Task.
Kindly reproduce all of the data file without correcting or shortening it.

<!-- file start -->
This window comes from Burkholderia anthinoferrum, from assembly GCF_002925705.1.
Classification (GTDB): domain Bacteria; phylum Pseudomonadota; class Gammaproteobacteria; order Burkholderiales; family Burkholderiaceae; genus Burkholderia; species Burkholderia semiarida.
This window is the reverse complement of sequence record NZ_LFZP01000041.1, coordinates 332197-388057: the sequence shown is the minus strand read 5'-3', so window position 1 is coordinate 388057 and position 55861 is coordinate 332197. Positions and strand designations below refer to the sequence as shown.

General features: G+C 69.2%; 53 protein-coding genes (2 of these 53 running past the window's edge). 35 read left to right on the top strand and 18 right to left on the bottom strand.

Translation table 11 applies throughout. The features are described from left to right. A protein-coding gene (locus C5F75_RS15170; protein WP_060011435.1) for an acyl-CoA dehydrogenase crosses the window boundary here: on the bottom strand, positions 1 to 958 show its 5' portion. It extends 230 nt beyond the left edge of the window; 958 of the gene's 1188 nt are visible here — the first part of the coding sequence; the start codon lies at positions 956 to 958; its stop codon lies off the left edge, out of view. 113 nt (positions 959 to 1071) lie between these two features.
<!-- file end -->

This window comes from Burkholderia anthinoferrum, from assembly GCF_002925705.1.
Classification (GTDB): domain Bacteria; phylum Pseudomonadota; class Gammaproteobacteria; order Burkholderiales; family Burkholderiaceae; genus Burkholderia; species Burkholderia semiarida.
This window is the reverse complement of sequence record NZ_LFZP01000041.1, coordinates 332197-388057: the sequence shown is the minus strand read 5'-3', so window position 1 is coordinate 388057 and position 55861 is coordinate 332197. Positions and strand designations below refer to the sequence as shown.

General features: G+C 69.2%; 53 protein-coding genes (2 of these 53 running past the window's edge). 35 read left to right on the top strand and 18 right to left on the bottom strand.

Translation table 11 applies throughout. The features are described from left to right. A protein-coding gene (locus C5F75_RS15170; protein WP_060011435.1) for an acyl-CoA dehydrogenase crosses the window boundary here: on the bottom strand, positions 1 to 958 show its 5' portion. It extends 230 nt beyond the left edge of the window; 958 of the gene's 1188 nt are visible here — the first part of the coding sequence; the start codon lies at positions 956 to 958; its stop codon lies off the left edge, out of view. 113 nt (positions 959 to 1071) lie between these two features.